Now in Sao Leopoldo, they work with students and started a house church called Zoe, which means “abundant life” in Greek.

“We teach that ‘church’ is a verb and not something we do once a week,” Chris Julian said.

Although Zoe meets once a week like any other church, the gathering celebrates “where we’ve seen God moving the week prior.” They share food, testimonies, prayer, and Bible studies and then seek ways to engage the community.

“We’ve worked in slums, given out free hugs and hot chocolate at metro stops, and held block parties in our home,” Chris Julian said. This comes easily for Melody Julian who has the gift of hospitality and loves to cook.

A Church Grows in Brooklyn

Born and raised in Westchester, New York, James T. Roberson III was a typical high school student and athlete.

“Though I grew up in church, my relationship with God was defined more by praying for wins in football and passing classes in school,” Roberson said honestly.

After graduating from high school (which he calls a miracle), he was off to Valley Forge Military College. He later graduated from James Madison University (JMU). It was during his college years that he became involved with Campus Crusade for Christ, which intensified his relationship with God.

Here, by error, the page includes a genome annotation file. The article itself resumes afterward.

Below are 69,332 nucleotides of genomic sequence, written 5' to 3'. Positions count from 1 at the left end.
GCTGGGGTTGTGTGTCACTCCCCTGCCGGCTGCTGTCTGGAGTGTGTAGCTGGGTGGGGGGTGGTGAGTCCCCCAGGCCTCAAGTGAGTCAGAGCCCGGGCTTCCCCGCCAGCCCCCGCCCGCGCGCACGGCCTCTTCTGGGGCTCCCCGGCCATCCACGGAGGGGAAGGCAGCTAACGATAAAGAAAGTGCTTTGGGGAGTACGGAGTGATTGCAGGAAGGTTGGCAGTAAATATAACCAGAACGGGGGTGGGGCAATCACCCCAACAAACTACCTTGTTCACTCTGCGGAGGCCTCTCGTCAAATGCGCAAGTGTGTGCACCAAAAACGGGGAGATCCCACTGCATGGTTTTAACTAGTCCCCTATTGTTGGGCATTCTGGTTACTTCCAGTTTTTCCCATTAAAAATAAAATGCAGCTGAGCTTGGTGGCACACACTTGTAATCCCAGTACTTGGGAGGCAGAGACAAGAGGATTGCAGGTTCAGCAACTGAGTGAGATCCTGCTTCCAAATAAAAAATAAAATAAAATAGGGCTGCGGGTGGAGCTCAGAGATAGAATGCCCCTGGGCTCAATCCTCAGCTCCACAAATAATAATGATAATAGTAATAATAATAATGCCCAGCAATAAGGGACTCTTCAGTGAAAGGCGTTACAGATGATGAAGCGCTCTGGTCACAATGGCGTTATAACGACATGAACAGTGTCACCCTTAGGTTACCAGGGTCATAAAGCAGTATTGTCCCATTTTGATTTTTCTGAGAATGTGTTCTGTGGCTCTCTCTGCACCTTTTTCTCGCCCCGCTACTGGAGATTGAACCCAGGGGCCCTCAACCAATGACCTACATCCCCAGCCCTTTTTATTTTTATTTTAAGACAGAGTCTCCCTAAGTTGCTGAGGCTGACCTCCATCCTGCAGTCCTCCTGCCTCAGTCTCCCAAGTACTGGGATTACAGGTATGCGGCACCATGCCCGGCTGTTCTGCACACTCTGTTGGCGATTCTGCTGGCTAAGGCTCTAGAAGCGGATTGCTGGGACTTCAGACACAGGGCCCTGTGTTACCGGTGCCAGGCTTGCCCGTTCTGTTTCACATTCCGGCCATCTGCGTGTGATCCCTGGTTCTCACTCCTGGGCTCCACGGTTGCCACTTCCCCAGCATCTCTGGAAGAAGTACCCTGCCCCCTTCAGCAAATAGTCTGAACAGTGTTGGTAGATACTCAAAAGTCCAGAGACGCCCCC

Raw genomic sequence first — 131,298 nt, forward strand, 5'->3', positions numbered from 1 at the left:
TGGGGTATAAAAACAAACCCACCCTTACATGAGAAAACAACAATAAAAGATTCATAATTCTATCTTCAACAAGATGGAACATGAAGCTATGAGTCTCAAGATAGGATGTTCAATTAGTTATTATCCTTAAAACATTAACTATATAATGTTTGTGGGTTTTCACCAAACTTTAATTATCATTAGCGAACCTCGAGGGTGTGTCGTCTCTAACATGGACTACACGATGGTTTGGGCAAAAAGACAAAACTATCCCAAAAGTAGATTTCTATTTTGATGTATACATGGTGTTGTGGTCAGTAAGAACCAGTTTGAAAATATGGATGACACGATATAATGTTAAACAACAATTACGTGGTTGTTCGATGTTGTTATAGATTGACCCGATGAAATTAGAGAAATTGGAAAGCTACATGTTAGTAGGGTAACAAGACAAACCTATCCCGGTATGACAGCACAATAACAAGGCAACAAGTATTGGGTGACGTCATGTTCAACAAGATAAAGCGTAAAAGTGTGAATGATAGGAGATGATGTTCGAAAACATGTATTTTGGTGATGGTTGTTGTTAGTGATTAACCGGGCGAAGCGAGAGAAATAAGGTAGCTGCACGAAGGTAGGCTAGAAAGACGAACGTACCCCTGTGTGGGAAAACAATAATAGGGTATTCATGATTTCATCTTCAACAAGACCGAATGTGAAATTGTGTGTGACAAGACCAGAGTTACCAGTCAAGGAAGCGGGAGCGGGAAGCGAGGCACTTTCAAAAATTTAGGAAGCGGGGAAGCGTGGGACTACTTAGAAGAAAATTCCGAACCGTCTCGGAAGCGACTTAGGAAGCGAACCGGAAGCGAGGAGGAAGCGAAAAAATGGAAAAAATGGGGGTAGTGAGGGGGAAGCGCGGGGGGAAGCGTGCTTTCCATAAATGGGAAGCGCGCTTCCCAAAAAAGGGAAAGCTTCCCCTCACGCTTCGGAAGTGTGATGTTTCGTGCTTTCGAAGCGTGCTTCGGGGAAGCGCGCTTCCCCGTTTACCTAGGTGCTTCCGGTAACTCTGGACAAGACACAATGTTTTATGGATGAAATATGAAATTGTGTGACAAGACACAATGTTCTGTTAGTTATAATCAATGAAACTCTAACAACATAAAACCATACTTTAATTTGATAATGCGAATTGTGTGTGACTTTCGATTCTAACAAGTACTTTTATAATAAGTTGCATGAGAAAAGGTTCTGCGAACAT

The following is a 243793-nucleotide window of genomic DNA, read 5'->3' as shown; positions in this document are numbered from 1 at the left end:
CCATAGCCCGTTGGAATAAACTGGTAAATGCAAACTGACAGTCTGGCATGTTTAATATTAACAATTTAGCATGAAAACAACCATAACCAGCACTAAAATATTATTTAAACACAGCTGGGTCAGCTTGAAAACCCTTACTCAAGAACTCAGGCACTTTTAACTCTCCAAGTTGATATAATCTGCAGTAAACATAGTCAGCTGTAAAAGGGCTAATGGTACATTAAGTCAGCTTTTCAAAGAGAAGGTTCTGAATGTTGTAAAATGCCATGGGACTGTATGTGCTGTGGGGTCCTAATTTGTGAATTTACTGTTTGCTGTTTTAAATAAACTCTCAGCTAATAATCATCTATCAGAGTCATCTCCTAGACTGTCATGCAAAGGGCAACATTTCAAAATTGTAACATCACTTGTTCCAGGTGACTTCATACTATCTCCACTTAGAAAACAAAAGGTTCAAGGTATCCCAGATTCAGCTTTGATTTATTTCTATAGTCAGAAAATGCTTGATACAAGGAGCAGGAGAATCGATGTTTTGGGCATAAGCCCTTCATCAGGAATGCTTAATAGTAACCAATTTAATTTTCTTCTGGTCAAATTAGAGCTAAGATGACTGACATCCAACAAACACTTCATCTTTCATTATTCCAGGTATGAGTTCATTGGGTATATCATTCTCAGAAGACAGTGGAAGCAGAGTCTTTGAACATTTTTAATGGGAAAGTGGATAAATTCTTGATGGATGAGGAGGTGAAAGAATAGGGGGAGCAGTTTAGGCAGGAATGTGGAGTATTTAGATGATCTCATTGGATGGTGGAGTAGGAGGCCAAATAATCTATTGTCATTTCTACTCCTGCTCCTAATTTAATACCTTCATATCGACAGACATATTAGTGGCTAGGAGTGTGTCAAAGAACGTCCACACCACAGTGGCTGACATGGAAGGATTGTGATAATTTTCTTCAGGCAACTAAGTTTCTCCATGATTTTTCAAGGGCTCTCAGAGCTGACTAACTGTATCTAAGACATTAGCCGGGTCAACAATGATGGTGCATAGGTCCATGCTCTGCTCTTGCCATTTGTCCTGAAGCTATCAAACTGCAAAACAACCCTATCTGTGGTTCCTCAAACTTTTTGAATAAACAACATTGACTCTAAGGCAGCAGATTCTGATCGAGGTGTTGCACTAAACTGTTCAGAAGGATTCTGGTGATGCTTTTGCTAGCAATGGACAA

“[In college], I was introduced to a consistent lifestyle of living for God,” Roberson said. And that is where he met his wife, Natarsha. The couple have served a wide spectrum of people through campus ministry at 3 universities in Virginia; Washington, D.C.; and Texas and 4 church plants in Maryland, North Carolina, and Georgia.

In 2013, the Robersons, along with their 2 young daughters, moved to Brooklyn, New York, to start The Bridge Church.